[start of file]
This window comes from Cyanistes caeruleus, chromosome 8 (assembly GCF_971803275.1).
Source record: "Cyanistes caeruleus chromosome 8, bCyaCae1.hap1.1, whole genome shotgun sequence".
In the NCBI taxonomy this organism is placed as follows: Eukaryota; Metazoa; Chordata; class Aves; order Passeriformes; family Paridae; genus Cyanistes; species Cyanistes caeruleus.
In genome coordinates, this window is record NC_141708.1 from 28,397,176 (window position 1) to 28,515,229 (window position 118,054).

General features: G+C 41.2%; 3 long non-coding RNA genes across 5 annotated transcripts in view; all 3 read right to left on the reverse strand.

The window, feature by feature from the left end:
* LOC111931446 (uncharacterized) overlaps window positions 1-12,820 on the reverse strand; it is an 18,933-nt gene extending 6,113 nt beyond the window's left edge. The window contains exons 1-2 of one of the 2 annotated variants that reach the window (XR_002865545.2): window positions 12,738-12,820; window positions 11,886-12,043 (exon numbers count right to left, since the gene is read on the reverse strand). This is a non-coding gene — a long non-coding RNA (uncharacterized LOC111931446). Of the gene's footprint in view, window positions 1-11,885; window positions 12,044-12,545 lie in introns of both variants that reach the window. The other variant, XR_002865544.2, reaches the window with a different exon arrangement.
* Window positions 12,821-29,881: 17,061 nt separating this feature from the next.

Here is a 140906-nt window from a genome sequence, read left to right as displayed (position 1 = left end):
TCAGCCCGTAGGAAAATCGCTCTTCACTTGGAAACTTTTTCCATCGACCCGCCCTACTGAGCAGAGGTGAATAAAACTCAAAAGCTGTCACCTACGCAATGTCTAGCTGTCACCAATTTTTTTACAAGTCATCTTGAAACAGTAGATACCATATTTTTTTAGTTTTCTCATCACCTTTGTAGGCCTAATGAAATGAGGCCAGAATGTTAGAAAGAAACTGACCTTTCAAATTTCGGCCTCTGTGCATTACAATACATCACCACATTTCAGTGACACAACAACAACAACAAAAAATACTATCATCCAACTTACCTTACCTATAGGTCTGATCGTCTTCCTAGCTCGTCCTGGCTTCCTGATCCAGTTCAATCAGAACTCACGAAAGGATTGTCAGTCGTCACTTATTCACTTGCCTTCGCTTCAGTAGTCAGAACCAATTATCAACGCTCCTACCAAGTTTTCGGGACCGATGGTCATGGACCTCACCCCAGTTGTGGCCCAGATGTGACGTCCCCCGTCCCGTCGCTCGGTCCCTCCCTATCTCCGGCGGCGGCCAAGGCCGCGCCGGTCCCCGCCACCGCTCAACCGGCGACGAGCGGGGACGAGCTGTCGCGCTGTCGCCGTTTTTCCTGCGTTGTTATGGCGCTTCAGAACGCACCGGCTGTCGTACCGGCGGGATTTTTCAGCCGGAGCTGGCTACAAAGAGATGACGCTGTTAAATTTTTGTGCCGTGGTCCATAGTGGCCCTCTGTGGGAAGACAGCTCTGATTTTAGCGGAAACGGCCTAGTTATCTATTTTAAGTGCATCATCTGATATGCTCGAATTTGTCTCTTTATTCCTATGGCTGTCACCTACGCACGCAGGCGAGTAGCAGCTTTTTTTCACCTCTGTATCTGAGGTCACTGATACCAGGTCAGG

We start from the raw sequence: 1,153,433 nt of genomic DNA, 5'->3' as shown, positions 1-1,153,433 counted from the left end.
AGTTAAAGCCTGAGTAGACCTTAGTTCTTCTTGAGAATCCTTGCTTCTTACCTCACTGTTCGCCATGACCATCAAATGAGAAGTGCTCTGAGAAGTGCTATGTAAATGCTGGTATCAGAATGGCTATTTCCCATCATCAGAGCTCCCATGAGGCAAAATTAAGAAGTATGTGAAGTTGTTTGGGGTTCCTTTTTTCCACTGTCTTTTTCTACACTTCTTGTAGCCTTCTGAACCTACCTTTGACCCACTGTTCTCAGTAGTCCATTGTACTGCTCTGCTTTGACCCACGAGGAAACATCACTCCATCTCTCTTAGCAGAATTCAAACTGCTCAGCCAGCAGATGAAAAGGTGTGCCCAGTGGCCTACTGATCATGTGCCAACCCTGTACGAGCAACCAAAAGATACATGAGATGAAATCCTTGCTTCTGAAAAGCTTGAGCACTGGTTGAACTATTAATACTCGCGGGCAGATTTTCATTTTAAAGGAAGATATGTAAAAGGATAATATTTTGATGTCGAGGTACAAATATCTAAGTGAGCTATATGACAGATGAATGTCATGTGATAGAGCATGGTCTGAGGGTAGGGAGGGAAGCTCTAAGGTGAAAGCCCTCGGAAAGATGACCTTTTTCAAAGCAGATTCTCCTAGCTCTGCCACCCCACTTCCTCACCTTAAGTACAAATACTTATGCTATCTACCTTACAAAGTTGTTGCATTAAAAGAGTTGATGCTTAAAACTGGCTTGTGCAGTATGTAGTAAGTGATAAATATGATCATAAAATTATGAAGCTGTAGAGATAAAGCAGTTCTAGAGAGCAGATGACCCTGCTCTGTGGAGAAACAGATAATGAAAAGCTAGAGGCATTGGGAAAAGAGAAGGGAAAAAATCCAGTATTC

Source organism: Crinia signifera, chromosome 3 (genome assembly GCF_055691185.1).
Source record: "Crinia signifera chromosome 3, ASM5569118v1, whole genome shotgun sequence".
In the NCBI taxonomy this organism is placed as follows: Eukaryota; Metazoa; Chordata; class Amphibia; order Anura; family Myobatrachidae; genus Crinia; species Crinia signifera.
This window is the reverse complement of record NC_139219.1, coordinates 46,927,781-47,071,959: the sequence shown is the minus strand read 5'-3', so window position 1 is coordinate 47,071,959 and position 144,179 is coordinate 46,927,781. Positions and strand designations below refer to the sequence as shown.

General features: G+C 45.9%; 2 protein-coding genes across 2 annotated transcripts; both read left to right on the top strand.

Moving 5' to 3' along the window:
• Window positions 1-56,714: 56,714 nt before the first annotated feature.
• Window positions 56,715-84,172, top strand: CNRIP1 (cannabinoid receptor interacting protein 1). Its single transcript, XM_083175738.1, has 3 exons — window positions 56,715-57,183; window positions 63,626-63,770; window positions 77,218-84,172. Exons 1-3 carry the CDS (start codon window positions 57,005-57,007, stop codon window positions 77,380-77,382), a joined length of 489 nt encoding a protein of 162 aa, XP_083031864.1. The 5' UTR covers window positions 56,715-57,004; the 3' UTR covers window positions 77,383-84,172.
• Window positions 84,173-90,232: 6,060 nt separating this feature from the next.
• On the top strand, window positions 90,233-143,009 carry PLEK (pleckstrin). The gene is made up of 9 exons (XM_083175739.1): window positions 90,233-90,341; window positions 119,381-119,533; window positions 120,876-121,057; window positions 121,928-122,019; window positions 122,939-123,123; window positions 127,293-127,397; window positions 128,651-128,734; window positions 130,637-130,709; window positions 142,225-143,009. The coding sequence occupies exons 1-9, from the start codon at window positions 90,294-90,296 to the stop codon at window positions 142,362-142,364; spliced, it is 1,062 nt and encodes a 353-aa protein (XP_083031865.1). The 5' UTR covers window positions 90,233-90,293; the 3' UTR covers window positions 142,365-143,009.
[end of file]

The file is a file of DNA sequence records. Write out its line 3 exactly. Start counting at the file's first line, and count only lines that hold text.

In the NCBI taxonomy this organism is placed as follows: Eukaryota; Metazoa; Chordata; class Aves; order Passeriformes; family Paridae; genus Cyanistes; species Cyanistes caeruleus.